This silence is not simply the mark left by the trauma of inter-ethnic conflicts in Assam. It is also the persistence of doubts and loyalties of those who hear, and the mistrust that divides collectives of speakers and listeners. Under such circumstances, one can only reflect on the early days of the Udayachal movement (in the 1960s and 1970s), when its intellectuals and activists were capable of drawing other communities into a non-violent, progressive struggle for the devolution of power over resources to indigenous groups in the Brahmaputra Valley. They were aware that even though colonial authorities did not invent ethnic categories, it was in the course of interacting with these authorities that identities became ossified. Hence, the elders of the Udayachal movement and also the Boro movement that came later raised universal issues of justice for all the marginalised people of the valley. Such a voice would act as a salve on new and old wounds today. For, if the political community in India (and in Assam) were unable to nurture such debates, it would have to live with the fact that it has condoned the normalisation of internal displacement and violence against indigenous communities and minorities alike.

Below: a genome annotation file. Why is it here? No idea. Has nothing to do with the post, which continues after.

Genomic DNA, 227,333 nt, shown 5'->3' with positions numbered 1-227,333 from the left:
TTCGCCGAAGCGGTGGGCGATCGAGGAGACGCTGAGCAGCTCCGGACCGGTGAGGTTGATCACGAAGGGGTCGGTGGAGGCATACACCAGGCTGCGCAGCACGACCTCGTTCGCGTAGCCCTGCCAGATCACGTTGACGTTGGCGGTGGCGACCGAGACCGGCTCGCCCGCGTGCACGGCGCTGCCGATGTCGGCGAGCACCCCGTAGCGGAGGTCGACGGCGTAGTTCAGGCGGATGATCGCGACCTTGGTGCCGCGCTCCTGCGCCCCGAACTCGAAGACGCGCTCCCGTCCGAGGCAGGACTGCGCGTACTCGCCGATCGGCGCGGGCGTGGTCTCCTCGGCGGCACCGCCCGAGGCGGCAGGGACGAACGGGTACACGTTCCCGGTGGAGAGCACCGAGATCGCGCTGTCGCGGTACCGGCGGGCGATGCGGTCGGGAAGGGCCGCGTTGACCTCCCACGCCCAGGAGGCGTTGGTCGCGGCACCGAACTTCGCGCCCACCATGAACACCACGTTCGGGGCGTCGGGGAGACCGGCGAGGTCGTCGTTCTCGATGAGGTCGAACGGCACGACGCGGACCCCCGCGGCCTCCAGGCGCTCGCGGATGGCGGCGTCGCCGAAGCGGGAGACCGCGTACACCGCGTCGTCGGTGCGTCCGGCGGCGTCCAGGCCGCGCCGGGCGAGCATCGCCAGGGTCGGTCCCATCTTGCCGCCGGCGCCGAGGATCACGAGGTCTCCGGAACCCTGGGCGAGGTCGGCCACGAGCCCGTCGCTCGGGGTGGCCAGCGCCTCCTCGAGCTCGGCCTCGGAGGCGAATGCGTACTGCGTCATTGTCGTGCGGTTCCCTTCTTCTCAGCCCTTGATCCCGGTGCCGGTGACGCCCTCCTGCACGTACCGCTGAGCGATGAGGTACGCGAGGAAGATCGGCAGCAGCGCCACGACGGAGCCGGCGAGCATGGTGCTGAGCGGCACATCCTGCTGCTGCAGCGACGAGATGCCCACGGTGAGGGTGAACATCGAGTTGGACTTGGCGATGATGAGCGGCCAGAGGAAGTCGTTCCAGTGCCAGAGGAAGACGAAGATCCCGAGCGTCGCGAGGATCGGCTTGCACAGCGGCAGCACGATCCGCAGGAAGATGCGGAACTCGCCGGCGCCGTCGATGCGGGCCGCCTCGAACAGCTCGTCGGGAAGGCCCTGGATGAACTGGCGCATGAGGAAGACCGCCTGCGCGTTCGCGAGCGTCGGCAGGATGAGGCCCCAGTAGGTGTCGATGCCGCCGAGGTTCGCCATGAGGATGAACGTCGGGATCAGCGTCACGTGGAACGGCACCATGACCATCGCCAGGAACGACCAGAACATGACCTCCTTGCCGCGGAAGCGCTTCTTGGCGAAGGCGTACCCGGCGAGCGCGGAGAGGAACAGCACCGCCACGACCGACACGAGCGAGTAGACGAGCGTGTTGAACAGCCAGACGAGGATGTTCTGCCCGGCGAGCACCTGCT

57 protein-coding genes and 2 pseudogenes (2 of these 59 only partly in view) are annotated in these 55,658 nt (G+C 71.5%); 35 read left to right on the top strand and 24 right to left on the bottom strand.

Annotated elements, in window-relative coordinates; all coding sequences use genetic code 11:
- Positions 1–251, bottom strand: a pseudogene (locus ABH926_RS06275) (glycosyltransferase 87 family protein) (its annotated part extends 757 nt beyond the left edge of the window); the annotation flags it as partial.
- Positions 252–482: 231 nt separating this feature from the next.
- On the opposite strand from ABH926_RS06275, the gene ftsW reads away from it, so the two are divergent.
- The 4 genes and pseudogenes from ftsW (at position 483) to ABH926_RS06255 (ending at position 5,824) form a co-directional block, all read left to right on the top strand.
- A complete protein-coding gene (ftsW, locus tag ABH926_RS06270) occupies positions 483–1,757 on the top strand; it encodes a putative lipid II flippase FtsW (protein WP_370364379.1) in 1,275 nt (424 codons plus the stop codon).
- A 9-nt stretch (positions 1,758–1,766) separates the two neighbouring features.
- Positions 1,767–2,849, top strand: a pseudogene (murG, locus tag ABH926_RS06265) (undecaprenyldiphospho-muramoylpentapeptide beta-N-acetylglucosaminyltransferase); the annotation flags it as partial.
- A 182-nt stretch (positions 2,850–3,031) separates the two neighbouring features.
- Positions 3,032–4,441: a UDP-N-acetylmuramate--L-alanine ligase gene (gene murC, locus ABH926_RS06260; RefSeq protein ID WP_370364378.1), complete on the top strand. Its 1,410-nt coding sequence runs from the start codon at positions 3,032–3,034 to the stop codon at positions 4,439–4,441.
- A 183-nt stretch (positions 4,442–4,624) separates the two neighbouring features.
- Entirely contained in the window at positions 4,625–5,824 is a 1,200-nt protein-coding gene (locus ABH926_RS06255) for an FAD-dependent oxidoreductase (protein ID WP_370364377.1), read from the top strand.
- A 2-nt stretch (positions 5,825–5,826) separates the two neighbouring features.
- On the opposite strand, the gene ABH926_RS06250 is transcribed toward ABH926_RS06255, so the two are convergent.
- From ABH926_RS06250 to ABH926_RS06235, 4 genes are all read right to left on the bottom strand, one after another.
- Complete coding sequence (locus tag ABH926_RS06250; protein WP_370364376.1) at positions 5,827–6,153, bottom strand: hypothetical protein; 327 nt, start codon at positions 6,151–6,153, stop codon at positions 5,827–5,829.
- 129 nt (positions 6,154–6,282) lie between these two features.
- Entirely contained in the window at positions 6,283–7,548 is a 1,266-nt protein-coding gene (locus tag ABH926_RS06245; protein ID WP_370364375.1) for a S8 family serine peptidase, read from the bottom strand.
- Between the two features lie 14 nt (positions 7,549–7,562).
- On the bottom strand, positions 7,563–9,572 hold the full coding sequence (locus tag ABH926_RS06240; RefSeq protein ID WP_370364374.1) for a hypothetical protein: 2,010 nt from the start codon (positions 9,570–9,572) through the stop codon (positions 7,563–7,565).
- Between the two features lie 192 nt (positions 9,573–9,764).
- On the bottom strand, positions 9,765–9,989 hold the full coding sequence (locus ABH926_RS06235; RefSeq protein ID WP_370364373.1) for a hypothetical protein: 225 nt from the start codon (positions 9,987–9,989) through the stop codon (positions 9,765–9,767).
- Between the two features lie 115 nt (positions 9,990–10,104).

(Sanjay Barbora teaches at the Tata Institute of Social Sciences, Guwahati.)

More In: Lead | Opinion

This article is a typical example of an English speaking elite's
exploitation of the common man's owe to advance his/her own narrow
academic agenda. What else explains filling a newspaper, supposedly a
layman's daily feed of news & opinion, with a sea of academic jargon?
Whom is the author targeting? Petty self-seeking scholarship at its
arrogant best.

from:  Rajkamal Goswami
Posted on: Aug 2, 2012 at 02:00 IST

Nothing wrong with the article.Except that the author chooses to completely shy away from the topic of the illegal immigration from Bangladesh and its impact on the resources of Assam.